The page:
Thursday,14 December, 2017
Current issue | Issue 1263, (17 - 30 September 2015)
Thursday,14 December, 2017
Issue 1263, (17 - 30 September 2015)

Ahram Weekly

Public versus private protocol

Keen not to anger domestic public opinion Egyptian officials played down the significance of the official reopening of the Israeli embassy in Cairo, Khaled Dawoud reports

Al-Ahram Weekly

Most announcements of last week’s official reopening of the Israeli embassy in Cairo came from Israel. Egyptian officials were silent on the matter, intent to play down the event in an effort to avoid any domestic backlash.
The move was criticised by opponents of President Abdel-Fattah Al-Sisi, including the Muslim Brotherhood and Arab nationalists. Both were incensed that it coincided with escalating tensions at Al-Aqsa Mosque in Jerusalem, which Muslims consider one of their holiest sites.
Four years ago angry demonstrators stormed the Israeli embassy, located on the top floor of an apartment building in Giza, to protest the killing of six Egyptian soldiers on the Eastern border by Israeli fire. One young man, dubbed Spiderman in the media, climbed the 15-storey building balcony by balcony until he reached the roof where he removed the Israeli flag that had been flying there since 1980. Spiderman became an overnight celebrity and his actions were widely interpreted as a reflection of the will of the Egyptian people after the ouster of Hosni Mubarak in a popular revolt.
 
While the Director-General of Israel’s Foreign Ministry, Dore Gold, flew from Tel Aviv to attend the opening on 9 September, where he was joined by US Ambassador to Cairo Stephen Beecroft, the Egyptian Foreign Ministry sent a junior official, the deputy chief of protocol.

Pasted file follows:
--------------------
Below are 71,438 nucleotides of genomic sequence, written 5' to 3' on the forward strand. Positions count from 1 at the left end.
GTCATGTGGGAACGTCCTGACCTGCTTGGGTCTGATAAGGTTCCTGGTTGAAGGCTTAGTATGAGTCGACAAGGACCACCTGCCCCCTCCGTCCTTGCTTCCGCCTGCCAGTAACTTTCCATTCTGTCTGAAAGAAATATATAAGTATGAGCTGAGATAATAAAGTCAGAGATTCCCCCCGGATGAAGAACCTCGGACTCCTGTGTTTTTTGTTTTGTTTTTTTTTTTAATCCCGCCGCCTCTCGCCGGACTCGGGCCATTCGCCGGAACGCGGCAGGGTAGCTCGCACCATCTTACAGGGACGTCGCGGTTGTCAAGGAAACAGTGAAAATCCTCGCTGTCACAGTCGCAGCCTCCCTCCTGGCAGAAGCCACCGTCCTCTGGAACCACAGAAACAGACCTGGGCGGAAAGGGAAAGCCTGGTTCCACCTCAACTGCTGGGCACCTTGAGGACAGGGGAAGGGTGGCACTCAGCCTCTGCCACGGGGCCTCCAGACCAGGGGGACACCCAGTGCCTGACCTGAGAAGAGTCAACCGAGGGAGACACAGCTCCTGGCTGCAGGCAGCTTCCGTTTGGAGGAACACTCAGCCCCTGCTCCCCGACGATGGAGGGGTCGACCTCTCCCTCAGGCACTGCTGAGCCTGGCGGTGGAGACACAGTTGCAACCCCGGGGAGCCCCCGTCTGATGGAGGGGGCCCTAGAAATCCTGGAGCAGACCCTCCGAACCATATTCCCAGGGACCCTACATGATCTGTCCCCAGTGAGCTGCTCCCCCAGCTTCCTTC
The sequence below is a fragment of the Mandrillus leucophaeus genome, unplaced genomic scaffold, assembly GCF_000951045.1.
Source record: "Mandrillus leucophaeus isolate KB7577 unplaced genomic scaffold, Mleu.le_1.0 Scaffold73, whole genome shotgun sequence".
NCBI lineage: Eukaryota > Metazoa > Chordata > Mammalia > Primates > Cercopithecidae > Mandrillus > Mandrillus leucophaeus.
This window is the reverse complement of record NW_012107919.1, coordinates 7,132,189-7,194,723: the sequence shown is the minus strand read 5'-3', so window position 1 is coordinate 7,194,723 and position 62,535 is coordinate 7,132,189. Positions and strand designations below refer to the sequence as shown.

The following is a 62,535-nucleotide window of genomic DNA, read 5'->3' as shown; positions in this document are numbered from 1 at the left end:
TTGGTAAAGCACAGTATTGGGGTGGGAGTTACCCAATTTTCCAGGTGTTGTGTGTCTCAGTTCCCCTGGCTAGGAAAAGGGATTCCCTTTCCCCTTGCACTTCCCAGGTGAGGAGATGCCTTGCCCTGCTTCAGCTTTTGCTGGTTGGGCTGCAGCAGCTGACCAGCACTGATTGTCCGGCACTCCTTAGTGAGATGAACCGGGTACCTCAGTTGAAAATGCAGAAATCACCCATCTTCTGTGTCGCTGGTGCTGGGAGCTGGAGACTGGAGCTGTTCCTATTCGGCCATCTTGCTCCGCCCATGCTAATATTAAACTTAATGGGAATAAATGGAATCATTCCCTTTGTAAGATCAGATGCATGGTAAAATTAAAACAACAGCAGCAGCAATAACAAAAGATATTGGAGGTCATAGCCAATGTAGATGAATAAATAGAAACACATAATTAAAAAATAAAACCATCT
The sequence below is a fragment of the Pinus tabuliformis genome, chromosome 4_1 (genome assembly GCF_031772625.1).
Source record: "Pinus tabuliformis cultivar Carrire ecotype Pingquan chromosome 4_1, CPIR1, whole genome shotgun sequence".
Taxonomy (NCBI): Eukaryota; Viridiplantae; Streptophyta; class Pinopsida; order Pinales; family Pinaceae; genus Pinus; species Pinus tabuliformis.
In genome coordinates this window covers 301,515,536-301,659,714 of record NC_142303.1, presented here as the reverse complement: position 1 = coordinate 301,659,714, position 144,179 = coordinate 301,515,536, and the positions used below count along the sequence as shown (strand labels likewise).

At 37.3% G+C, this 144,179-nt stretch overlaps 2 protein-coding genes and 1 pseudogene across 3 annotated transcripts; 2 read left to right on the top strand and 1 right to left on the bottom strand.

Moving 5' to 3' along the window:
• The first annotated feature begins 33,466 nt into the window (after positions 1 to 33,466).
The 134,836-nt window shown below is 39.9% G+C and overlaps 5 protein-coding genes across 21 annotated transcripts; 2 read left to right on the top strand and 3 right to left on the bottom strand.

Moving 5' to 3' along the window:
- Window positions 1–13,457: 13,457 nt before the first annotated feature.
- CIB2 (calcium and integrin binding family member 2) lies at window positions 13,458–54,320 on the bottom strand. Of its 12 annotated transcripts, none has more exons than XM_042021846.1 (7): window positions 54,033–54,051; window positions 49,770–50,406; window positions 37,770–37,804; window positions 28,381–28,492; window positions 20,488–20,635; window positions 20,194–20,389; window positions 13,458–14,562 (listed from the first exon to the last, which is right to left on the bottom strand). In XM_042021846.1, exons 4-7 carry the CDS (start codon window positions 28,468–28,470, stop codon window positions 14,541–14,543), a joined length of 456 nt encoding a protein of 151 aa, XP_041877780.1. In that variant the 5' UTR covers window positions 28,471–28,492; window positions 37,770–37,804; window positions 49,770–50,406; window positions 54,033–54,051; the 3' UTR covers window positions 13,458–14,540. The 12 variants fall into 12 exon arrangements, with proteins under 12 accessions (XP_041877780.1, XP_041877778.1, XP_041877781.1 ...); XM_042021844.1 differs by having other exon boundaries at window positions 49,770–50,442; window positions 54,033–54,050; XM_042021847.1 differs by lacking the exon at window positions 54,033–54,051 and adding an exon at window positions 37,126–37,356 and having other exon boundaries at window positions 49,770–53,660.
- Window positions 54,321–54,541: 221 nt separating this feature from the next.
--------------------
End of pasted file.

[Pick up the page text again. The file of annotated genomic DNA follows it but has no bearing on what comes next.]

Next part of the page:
The official Israeli statement on the reopening made no mention of the location of the embassy. Egyptian Foreign Ministry spokesman Ahmed Abu Zeid, however, made it clear the embassy is based in the Israeli ambassador’s residence in Maadi, a heavily secured villa where Israeli diplomats have been based for the last four years.
According to an Egyptian Foreign Ministry official, speaking on condition of anonymity, negotiations to find a suitable new location for the Israeli embassy have been ongoing for four years. They failed, he said, because of security concerns and fear of provoking an angry popular reaction.
Gold, who admitted in an interview with Israeli radio that several locations suggested for the Israeli embassy have been turned down by the Egyptian authorities, argued the two countries should move beyond the issue.
 
“We took a decision to move on, and that it was not useful to delay such a move in order to hold further discussions on the location,” Gold said. He described President Abdel-Fattah Al-Sisi’s government as “a partner to achieve stability and prosperity in the Middle East region”. 
 
During the opening ceremony Gold was quoted in an official Israeli statement as saying that “under the leadership of (Israeli) Prime Minister (Binyamin) Netanyahu and President Al-Sisi we have seen off threats and we are working with Egypt to achieve stability in the region.”
He added that “Egypt will always remain the region’s biggest and most significant country.”
Foreign Ministry spokesman Abu Zeid cautioned that the local media should not make a big deal out of the official reopening of the Israeli embassy, noting that Israeli diplomats had continued to work out of the ambassador’s residence in Maadi since the evacuation of the embassy in Giza four years ago.